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New illustrated booklet on the archaeological research of Baturyn, Mazepa’s capital

Jun 3, 2021 | Featured, Arts & Culture

Volodymyr Mezentsev, Ph. D., CIUS Toronto for NP-UN.

Zenon Kohut, Volodymyr Mezentsev, Yurii Sytyi, Rozkopky u Baturyni 2019 roku. Kakhli het’mans’koi stolytsi XVII – pochatku XVIII st. (Excavations at Baturyn in 2019. Stove Tiles of the Hetman Capital, 17th and Early 18th Centuries), Toronto: Homin Ukrainy/Ukrainian Echo Publishing Company Ltd., 2020, 36 pp. in Ukrainian, 70 colour illustrations, glossy paper.

This attractive and colourful publication is the ninth annual booklet in a series (2011-20) devoted to the archaeological and historical research of Baturyn, Chernihiv Oblast, Ukraine. The town was one of the capitals of the Cossack state, or Hetmanate, and is remarkable for its glorious and tragic history. This publication is recommended for both scholars and general readers interested in Ukrainian antiquities.

Since 2001, the Canada-Ukraine project for the study of the history and culture of early modern Baturyn has been sponsored by the Canadian Institute of Ukrainian Studies (CIUS) at the University of Alberta, the Pontifical Institute of Mediaeval Studies at the University of Toronto, and the Ucrainica Research Institute in Toronto. This project is affiliated with The Peter Jacyk Centre for Ukrainian Historical Research at CIUS Toronto Office ( Prof. Zenon Kohut, the former director of CIUS and an eminent historian of the Hetmanate, is the founder of the Baturyn project and its academic adviser. Dr. Volodymyr Mezentsev (CIUS) is the project’s executive director. Archaeologist Yurii Sytyi of the National University of “Chernihiv Collegium” heads the archaeological expedition, which is based at this university. It has conducted annual excavations in Baturyn from 1995.


Ukrainian students, participants of the Baturyn Archaeological Expedition with its banner.

The most generous benefactors of the Baturyn study are artist Roman J. Wasylyszyn and the late poetess Volodymyra Wasylyszyn (Philadelphia), Dr. George J. Iwanchyshyn (Toronto), and Michael S. Humnicky (Murfreesboro, Tenn.). In 2019-21, the archaeological and historical investigations of the hetman capital and the preparation of associated publications were supported with donations from the Ucrainica Research Institute (Orest Steciw, M.A., president, executive director of the League of Ukrainian Canadians), National Executive of LUC (Borys Mykhaylets, president), LUC – Toronto Branch (Mykola Lytvyn, president), the National Executive of the League of Ukrainian Canadian Women (Halyna Vynnyk, president), LUCW – Toronto Branch (H. Vynnyk, president), the Kniahynia Olha Branch of the Ukrainian Women’s Association of Canada (Vera Melnyk, president), the Ukrainian Credit Union Limited (Taras Pidzamecky, CEO), BCU Financial (Oksana Prociuk-Ciz, CEO; Chrystyna Bidiak, personnel manager), the BCU Foundation (Roman Medyk, chair; Lada Kozak, managing director), the Prometheus Foundation (Maria Szkambara, president) in Toronto, the Ukrainian Studies Fund in New York, and Zorya Inc. in Greenwich, Conn.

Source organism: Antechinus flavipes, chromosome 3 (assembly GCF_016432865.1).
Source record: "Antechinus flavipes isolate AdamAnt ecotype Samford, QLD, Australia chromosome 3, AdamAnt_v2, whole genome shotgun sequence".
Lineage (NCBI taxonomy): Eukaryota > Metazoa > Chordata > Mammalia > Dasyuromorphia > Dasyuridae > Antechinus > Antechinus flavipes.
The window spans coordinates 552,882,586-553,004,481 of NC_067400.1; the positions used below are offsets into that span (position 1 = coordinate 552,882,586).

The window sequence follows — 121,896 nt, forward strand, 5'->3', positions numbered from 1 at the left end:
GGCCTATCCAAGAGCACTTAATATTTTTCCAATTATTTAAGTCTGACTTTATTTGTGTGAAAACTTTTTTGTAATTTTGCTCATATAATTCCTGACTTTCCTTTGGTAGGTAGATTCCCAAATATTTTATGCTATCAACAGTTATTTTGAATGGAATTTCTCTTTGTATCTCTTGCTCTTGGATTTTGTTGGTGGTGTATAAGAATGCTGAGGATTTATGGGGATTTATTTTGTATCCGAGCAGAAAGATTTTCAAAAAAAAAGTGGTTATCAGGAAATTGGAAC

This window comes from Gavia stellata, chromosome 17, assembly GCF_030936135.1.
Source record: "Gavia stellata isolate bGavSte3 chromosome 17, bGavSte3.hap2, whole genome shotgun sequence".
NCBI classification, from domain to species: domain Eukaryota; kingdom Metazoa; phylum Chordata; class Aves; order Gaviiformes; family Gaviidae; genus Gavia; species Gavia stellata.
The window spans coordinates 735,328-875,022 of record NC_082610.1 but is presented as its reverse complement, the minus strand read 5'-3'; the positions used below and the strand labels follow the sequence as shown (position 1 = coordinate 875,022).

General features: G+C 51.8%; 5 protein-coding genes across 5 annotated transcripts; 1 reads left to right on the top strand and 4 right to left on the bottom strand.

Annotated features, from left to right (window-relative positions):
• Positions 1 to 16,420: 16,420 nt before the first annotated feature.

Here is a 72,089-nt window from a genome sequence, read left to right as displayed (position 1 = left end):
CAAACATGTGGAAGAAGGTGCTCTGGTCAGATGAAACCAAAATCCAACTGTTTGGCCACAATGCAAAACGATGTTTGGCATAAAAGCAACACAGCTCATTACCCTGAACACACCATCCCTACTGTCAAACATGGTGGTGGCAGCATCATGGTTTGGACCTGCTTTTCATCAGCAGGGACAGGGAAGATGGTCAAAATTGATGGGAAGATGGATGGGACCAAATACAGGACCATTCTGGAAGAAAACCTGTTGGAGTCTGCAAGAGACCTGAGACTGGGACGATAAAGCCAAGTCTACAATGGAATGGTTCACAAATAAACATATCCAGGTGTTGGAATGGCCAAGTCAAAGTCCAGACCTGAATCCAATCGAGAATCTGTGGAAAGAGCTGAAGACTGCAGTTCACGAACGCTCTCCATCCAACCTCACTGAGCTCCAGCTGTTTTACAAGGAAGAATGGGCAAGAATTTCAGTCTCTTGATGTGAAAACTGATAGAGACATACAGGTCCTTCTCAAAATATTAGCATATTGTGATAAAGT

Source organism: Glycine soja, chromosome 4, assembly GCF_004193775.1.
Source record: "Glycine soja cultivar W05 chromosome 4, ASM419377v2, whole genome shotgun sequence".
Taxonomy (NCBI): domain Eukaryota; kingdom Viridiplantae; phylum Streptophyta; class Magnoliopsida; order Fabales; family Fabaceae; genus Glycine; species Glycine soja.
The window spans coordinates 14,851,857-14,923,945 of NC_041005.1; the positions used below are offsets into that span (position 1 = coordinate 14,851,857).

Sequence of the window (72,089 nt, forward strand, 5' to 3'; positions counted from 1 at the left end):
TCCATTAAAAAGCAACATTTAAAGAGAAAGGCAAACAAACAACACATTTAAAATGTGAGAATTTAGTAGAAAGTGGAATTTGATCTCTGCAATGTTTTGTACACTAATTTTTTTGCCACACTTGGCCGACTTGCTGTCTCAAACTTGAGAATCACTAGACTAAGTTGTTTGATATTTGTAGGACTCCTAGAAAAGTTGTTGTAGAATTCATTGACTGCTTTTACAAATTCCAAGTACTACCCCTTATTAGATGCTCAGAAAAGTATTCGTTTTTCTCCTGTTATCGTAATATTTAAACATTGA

In the light of latest research, the authors of this booklet survey the foundation of Baturyn as an eleventh-century border fortress of the Chernihiv Principality of Kyivan Rus’, its history and material culture during the Polish rule over Left-bank Ukraine, the Khmelnytsky revolution, and the town’s dynamic development as the capital of the Cossack realm from 1669, particularly under the illustrious reign of Hetman Ivan Mazepa (1687-1709). His uprising, in alliance with Sweden, against Moscow’s increasing curtailment of the political autonomy of Cossack Ukraine and the total destruction of the insurgent Baturyn by Russian troops in 1708 has been described.

Tower gate, walls, rampart, and moat of the 17th-century Baturyn citadel, reconstructed on the base of archaeological research in 2008. Photo by V. Mezentsev.